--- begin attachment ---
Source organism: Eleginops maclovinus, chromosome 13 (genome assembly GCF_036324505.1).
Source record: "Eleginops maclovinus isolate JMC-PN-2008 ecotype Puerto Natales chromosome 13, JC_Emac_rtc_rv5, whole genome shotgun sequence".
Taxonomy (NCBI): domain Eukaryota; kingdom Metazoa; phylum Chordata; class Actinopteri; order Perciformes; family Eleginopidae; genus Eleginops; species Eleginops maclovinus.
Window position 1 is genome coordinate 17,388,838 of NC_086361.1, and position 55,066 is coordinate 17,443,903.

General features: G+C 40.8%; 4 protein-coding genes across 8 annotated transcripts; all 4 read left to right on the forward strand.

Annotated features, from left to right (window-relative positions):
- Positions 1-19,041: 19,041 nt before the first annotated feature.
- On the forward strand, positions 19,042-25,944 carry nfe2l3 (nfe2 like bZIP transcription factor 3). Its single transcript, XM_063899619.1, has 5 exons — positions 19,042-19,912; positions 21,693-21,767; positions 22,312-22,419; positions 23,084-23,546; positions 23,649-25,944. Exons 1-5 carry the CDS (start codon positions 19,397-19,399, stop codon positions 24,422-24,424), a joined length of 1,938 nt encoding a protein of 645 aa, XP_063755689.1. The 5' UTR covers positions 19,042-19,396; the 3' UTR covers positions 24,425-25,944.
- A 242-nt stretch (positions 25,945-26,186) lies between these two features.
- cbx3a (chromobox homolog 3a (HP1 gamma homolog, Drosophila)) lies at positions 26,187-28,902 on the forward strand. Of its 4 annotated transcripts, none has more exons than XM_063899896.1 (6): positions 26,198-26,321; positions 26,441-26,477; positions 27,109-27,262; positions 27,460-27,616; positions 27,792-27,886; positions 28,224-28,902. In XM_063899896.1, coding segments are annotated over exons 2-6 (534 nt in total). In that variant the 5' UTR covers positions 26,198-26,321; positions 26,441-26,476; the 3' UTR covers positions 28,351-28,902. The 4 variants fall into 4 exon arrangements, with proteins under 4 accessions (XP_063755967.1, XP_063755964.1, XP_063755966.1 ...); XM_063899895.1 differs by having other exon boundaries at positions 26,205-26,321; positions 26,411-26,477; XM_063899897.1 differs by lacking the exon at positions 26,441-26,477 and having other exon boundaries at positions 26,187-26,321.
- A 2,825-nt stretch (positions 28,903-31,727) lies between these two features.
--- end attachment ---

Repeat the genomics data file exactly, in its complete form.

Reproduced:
Source organism: Eleginops maclovinus, chromosome 13 (genome assembly GCF_036324505.1).
Source record: "Eleginops maclovinus isolate JMC-PN-2008 ecotype Puerto Natales chromosome 13, JC_Emac_rtc_rv5, whole genome shotgun sequence".
Taxonomy (NCBI): domain Eukaryota; kingdom Metazoa; phylum Chordata; class Actinopteri; order Perciformes; family Eleginopidae; genus Eleginops; species Eleginops maclovinus.
Window position 1 is genome coordinate 17,388,838 of NC_086361.1, and position 55,066 is coordinate 17,443,903.

General features: G+C 40.8%; 4 protein-coding genes across 8 annotated transcripts; all 4 read left to right on the forward strand.

Annotated features, from left to right (window-relative positions):
- Positions 1-19,041: 19,041 nt before the first annotated feature.
- On the forward strand, positions 19,042-25,944 carry nfe2l3 (nfe2 like bZIP transcription factor 3). Its single transcript, XM_063899619.1, has 5 exons — positions 19,042-19,912; positions 21,693-21,767; positions 22,312-22,419; positions 23,084-23,546; positions 23,649-25,944. Exons 1-5 carry the CDS (start codon positions 19,397-19,399, stop codon positions 24,422-24,424), a joined length of 1,938 nt encoding a protein of 645 aa, XP_063755689.1. The 5' UTR covers positions 19,042-19,396; the 3' UTR covers positions 24,425-25,944.
- A 242-nt stretch (positions 25,945-26,186) lies between these two features.
- cbx3a (chromobox homolog 3a (HP1 gamma homolog, Drosophila)) lies at positions 26,187-28,902 on the forward strand. Of its 4 annotated transcripts, none has more exons than XM_063899896.1 (6): positions 26,198-26,321; positions 26,441-26,477; positions 27,109-27,262; positions 27,460-27,616; positions 27,792-27,886; positions 28,224-28,902. In XM_063899896.1, coding segments are annotated over exons 2-6 (534 nt in total). In that variant the 5' UTR covers positions 26,198-26,321; positions 26,441-26,476; the 3' UTR covers positions 28,351-28,902. The 4 variants fall into 4 exon arrangements, with proteins under 4 accessions (XP_063755967.1, XP_063755964.1, XP_063755966.1 ...); XM_063899895.1 differs by having other exon boundaries at positions 26,205-26,321; positions 26,411-26,477; XM_063899897.1 differs by lacking the exon at positions 26,441-26,477 and having other exon boundaries at positions 26,187-26,321.
- A 2,825-nt stretch (positions 28,903-31,727) lies between these two features.